Thus have I heard

  • Fake Buddha Quotes Paid Member

    In a rare burst of creative energy, the Tricycle team went a step further when it came to illustrating Thanissaro Bhikkhu's article "Lost In Quotation," a piece about what we miss when we don't read the whole sutta. We actually created the art ourselves: We know. Artistic genius. In all seriousness, the amount of "fake Buddha quotes" in circulation, especially on the Internet, is staggering. Those Post-It note quotes might look nice on your refrigerator and in your day-planner, but they can actually be problematic. People end up formulating their perception of what the Buddha said based on these snapshot quotes that are often totally made up. More »
  • Mayadevi and the Birth of the Buddha Paid Member

    The birth of the Buddha was preceded by portents: In a dream, a white elephant holding a lotus circumambulated the Buddha's future mother, Queen Maya, three times before striking her on the right side with his trunk and disappearing inside her. The Buddha was later born in Lumbini, as recounted in our Mother's Day post last year: At the time of the Buddha's birth more than 2,500 years ago, Lumbini was a grove of natural grandeur, bursting with rare and beautiful flowers, where bees of five different colors hummed. Queen Maya Devi was passing through this earthly paradise on the way to her parent's house in Devadaha, capital of the Koliya kingdom, from Kapilavastu when the pangs of labor hit. After bathing in a nearby pond the queen walked 25 paces, took support of a Saal tree branch and gave birth standing up. She died a week later. More »
  • Why is there so much snow this winter? Paid Member

    The Buddha was known for occasionally frustrating his questioners with silence, which led to accusations of his ignorance about the topic being pursued. But to think this is to mistake the Buddha's intention. From Skill in Questions (the chapter is Questions Put Aside: II): More »
  • Answering The Questioner's Needs Paid Member

    In his book Skill in Questions, Thai forest monk Thanissaro Bhikkhu describes the Buddha's skill in answering the needs of each questioner: More »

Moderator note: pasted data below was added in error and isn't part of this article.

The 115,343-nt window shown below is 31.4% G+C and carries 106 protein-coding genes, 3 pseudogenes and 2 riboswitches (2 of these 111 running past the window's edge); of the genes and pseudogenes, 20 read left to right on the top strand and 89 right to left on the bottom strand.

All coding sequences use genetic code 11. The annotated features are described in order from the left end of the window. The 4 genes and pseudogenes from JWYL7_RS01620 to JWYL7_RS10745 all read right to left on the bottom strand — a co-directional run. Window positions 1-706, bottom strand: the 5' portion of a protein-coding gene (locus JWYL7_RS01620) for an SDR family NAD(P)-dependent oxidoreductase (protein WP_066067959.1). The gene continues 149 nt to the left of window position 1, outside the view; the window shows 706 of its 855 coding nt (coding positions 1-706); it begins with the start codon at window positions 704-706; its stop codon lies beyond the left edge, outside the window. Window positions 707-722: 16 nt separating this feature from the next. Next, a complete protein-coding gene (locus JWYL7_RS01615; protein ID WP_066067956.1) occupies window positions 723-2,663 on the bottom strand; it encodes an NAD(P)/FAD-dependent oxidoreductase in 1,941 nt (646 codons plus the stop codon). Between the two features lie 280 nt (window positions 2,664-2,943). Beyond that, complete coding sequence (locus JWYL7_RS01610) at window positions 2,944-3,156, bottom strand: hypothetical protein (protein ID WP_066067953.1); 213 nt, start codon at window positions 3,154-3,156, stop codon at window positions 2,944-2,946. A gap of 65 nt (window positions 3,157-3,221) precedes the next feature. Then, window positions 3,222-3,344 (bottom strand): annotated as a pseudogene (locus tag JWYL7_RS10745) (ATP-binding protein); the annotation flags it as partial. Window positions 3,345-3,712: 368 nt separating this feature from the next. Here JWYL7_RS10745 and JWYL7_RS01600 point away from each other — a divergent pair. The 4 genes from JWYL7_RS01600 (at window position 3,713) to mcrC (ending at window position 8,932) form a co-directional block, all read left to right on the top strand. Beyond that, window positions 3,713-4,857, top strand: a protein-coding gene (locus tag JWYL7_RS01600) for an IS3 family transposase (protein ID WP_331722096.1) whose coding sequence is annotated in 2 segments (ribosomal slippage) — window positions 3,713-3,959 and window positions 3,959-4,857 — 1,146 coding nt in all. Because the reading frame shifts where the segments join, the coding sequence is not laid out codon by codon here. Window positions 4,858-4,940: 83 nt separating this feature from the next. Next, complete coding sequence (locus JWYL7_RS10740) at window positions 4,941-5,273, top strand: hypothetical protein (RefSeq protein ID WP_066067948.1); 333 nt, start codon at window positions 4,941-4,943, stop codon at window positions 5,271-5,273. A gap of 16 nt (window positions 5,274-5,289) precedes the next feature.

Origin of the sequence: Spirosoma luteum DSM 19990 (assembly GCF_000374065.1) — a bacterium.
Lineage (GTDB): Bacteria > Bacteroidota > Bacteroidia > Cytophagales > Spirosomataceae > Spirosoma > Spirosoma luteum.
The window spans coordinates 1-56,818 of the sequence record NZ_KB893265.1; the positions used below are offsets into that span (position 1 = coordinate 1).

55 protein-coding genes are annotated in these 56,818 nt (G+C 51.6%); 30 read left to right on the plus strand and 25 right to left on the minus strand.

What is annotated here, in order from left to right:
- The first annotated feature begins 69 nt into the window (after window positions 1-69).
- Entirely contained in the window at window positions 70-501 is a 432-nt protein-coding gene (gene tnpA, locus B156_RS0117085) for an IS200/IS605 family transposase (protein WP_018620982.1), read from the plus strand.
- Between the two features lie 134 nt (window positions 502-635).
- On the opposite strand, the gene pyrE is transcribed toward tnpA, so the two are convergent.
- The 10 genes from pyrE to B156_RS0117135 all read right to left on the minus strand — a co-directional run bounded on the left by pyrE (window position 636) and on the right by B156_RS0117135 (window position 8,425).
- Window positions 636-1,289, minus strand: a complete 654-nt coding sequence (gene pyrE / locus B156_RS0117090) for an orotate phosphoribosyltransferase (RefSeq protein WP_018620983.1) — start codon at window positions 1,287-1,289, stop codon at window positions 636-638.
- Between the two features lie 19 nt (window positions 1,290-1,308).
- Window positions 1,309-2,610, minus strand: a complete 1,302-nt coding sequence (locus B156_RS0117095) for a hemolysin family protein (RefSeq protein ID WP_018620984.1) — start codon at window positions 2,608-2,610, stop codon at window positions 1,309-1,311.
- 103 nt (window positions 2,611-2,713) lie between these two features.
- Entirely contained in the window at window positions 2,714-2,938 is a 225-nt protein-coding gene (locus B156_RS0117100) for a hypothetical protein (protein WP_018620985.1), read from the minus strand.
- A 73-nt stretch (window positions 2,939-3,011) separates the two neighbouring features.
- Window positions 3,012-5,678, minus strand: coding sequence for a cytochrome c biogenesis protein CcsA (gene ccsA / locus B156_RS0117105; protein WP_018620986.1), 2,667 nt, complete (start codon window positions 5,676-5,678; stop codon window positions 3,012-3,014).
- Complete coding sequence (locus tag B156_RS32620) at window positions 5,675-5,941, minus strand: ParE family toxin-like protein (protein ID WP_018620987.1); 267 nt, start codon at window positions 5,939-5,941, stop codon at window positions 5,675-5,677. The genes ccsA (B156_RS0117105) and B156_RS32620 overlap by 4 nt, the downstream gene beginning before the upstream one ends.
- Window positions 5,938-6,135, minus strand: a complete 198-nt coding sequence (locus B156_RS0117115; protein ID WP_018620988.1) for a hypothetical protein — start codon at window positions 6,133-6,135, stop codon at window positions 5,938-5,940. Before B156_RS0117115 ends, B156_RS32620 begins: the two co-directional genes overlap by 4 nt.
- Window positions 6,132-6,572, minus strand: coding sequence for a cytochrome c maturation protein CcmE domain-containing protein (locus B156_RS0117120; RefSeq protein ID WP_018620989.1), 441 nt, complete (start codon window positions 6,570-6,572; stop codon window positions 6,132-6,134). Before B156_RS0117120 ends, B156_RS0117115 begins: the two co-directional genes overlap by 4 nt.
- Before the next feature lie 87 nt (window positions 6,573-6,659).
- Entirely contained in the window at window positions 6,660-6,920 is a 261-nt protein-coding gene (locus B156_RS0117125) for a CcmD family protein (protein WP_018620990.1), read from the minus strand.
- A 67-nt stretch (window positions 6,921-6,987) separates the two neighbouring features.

• Download Skill in Questions by Thanissaro Bhikkhu Paid Member

    Shortly after his awakening, the Buddha despaired of his ability to teach others what he had learned: “The thought occurred to me, ‘This Dhamma I have attained is deep, hard to see, hard to realize, peaceful, refined, beyond the scope of conjecture, subtle, to-be-experienced by the wise. But this generation delights in attachment [alaya], is excited by attachment, enjoys attachment. For a generation delighting in attachment, excited by attachment, enjoying attachment, this/that conditionality [idappaccayata] & dependent co-arising [paticca samuppada] are hard to see. This state too is hard to see: the resolution of all fabrications, the relinquishment of all acquisitions, the ending of craving; dispassion; cessation; unbinding (nibbana). And if I were to teach the Dhamma and others would not understand me, that would be tiresome for me, troublesome for me.‘" (Majjhima Nikaya 26)More »
  • On What is Heard Paid Member

    This weekend there was a little too much honesty or plainspokenness going on in my family and feelings were hurt and there are negative reverberations still coming down the rails. It was all avoidable, and it was all done with the best of intentions. I saw it coming and reverted to my usual, cowardly strategy of keeping quiet if in doubt. My reasons for not speaking up were not noble. The following is from—or rather, is—the brief and confusingly named Suta Sutta in the Anguttara Nikaya (AN 4.183) as presented on Access to Insight, translated by Thanissaro Bhikkhu: More »